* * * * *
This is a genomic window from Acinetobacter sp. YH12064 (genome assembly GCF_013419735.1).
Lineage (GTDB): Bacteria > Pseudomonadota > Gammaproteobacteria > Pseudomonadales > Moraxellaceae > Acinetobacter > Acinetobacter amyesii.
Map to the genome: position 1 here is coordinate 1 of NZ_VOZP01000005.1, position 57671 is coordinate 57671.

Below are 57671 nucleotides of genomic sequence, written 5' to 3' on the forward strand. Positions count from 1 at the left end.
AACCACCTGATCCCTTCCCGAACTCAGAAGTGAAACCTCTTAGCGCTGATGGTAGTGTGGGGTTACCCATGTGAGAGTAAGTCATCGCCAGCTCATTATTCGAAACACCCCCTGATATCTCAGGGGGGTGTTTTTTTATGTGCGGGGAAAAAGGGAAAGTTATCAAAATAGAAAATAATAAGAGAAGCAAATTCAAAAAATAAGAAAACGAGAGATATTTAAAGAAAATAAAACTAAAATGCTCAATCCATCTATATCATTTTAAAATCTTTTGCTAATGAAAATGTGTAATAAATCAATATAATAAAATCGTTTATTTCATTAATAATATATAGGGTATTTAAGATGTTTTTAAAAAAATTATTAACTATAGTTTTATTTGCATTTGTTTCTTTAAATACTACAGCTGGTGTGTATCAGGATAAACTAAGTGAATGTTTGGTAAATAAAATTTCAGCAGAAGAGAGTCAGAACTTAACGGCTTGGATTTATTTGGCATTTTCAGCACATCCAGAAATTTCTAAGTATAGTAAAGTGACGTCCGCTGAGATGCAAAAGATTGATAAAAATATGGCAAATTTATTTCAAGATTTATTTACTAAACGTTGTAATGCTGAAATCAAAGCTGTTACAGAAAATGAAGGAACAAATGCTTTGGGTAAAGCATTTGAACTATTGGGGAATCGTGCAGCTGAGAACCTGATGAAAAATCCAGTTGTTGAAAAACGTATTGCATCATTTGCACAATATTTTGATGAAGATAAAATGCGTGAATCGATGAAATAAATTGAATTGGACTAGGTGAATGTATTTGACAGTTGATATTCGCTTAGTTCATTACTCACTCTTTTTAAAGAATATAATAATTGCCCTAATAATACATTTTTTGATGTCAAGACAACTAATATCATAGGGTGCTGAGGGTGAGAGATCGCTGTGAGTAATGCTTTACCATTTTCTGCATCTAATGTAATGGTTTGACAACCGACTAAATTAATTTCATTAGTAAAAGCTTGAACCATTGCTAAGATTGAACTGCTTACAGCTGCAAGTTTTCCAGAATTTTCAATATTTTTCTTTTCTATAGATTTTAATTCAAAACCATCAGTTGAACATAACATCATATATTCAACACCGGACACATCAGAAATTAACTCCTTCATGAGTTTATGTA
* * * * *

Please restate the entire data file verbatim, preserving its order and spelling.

This is a genomic window from Acinetobacter sp. YH12064 (genome assembly GCF_013419735.1).
Lineage (GTDB): Bacteria > Pseudomonadota > Gammaproteobacteria > Pseudomonadales > Moraxellaceae > Acinetobacter > Acinetobacter amyesii.
Map to the genome: position 1 here is coordinate 1 of NZ_VOZP01000005.1, position 57671 is coordinate 57671.

Below are 57671 nucleotides of genomic sequence, written 5' to 3' on the forward strand. Positions count from 1 at the left end.
AACCACCTGATCCCTTCCCGAACTCAGAAGTGAAACCTCTTAGCGCTGATGGTAGTGTGGGGTTACCCATGTGAGAGTAAGTCATCGCCAGCTCATTATTCGAAACACCCCCTGATATCTCAGGGGGGTGTTTTTTTATGTGCGGGGAAAAAGGGAAAGTTATCAAAATAGAAAATAATAAGAGAAGCAAATTCAAAAAATAAGAAAACGAGAGATATTTAAAGAAAATAAAACTAAAATGCTCAATCCATCTATATCATTTTAAAATCTTTTGCTAATGAAAATGTGTAATAAATCAATATAATAAAATCGTTTATTTCATTAATAATATATAGGGTATTTAAGATGTTTTTAAAAAAATTATTAACTATAGTTTTATTTGCATTTGTTTCTTTAAATACTACAGCTGGTGTGTATCAGGATAAACTAAGTGAATGTTTGGTAAATAAAATTTCAGCAGAAGAGAGTCAGAACTTAACGGCTTGGATTTATTTGGCATTTTCAGCACATCCAGAAATTTCTAAGTATAGTAAAGTGACGTCCGCTGAGATGCAAAAGATTGATAAAAATATGGCAAATTTATTTCAAGATTTATTTACTAAACGTTGTAATGCTGAAATCAAAGCTGTTACAGAAAATGAAGGAACAAATGCTTTGGGTAAAGCATTTGAACTATTGGGGAATCGTGCAGCTGAGAACCTGATGAAAAATCCAGTTGTTGAAAAACGTATTGCATCATTTGCACAATATTTTGATGAAGATAAAATGCGTGAATCGATGAAATAAATTGAATTGGACTAGGTGAATGTATTTGACAGTTGATATTCGCTTAGTTCATTACTCACTCTTTTTAAAGAATATAATAATTGCCCTAATAATACATTTTTTGATGTCAAGACAACTAATATCATAGGGTGCTGAGGGTGAGAGATCGCTGTGAGTAATGCTTTACCATTTTCTGCATCTAATGTAATGGTTTGACAACCGACTAAATTAATTTCATTAGTAAAAGCTTGAACCATTGCTAAGATTGAACTGCTTACAGCTGCAAGTTTTCCAGAATTTTCAATATTTTTCTTTTCTATAGATTTTAATTCAAAACCATCAGTTGAACATAACATCATATATTCAACACCGGACACATCAGAAATTAACTCCTTCATGAGTTTATGTA